1. Kyle Hansen is skipping town, headed for Washingtonpost.Newsweek Interactive to work with Rob Curley. The Spartan Daily’s loss is internology’s gain.
  2. SJSU is hosting an NPPA Flying Short Course in October. Daniel Sato is furiously wrangling multimedia shooters behind the scenes to set up an awesome program.
  3. I take full responsibility blame for the completely inappropriate title on Daniel’s blog post that closes with the following incredibly intriguing announcement:

    “The San Jose State photojournalism department will be holding multimedia workshops during the two summer sessions each year. Each session will be three weeks and will take place in a foreign country. The kicker, as if working on stories abroad was not enough, is that our school has two partners in this project. The Mercury News and National Geographic will each be sending either a photographer or an editor for one week to assist students as they learn multimedia storytelling techniques.”

Whoa.
The moral of the story: This is a really good time to be a J-School student at San Jose State University.*

*Disclaimer: I have every reason to be kissing up to certain faculty members right now, but really, I mean it!

Intern season means intern blog season

As much as I might wish for a blog intern, I’m talking about interns at your newspapers with blogs of their own (not someone I hired to read my feeds and post wittier-than-thou Tweets for $10/hour).

Let’s start out at a major metro in the west, where an SJSU student on the sports copy desk is working hard to steer clear of the layoff downers and rants against ESPN. Her latest post weighs the pros and cons of a proposed switch off the slow-in-the-summer desk to the multimedia department:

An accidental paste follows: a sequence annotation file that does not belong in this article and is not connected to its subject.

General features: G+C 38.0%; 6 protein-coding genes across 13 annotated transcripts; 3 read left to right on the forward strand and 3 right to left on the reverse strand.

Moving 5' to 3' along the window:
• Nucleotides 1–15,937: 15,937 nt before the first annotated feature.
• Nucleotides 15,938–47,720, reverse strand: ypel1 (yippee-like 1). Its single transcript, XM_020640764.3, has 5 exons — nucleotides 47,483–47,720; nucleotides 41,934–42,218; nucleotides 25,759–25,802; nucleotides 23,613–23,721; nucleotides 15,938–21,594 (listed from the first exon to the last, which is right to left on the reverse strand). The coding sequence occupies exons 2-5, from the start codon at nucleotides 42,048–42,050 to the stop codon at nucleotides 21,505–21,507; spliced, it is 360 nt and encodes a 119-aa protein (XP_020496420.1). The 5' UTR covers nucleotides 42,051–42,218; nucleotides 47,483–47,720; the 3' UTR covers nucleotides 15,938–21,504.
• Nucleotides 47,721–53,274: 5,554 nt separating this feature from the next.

“I don’t want to completely give up on the copy-editing because 1) that’s what got me here, 2) I feel like if I am going to put “Dow Jones intern” on my resume, I should have completed my internship as such, and 3) I am still attempting to get credit for this internship through the English department, and, while I know they would be willing to accept copy-editing experience, video-editing might not be so welcome.”

Hey C-Gull, go for it. The Dow Jones bit looks good on the resume, but trust me, “video editing” is a skill that far fewer job applicants have on their list. Do it. Tell Joe M. I sent you.

A little closer to home, The J Junkie, a Missouri J-School student interning at a small daily in the Bay Area, has also done a good job of dodging the downers and finding her voice. Check out her almost-a-manifesto rundown of her own news consumption habits:

“I typically get woken up by my cell phone beeping. That’s my weather forecast from the Columbia Missourian. As soon as I’ve regained sufficient consciousness, I listen to a couple podcasts as I get ready: always the New York Times’ front page by the fascinating voice of James Barron, and a few others depending on my mood. I check my e-mails and get daily newsletters from the New York Times and Le Monde….”

There’s more, of course.

And there are more intern blogs out there — share your favorites in the comments, and let’s get some of our friends in high places and glass offices paying attention to what their youngest (temporary) employees think of their newsrooms.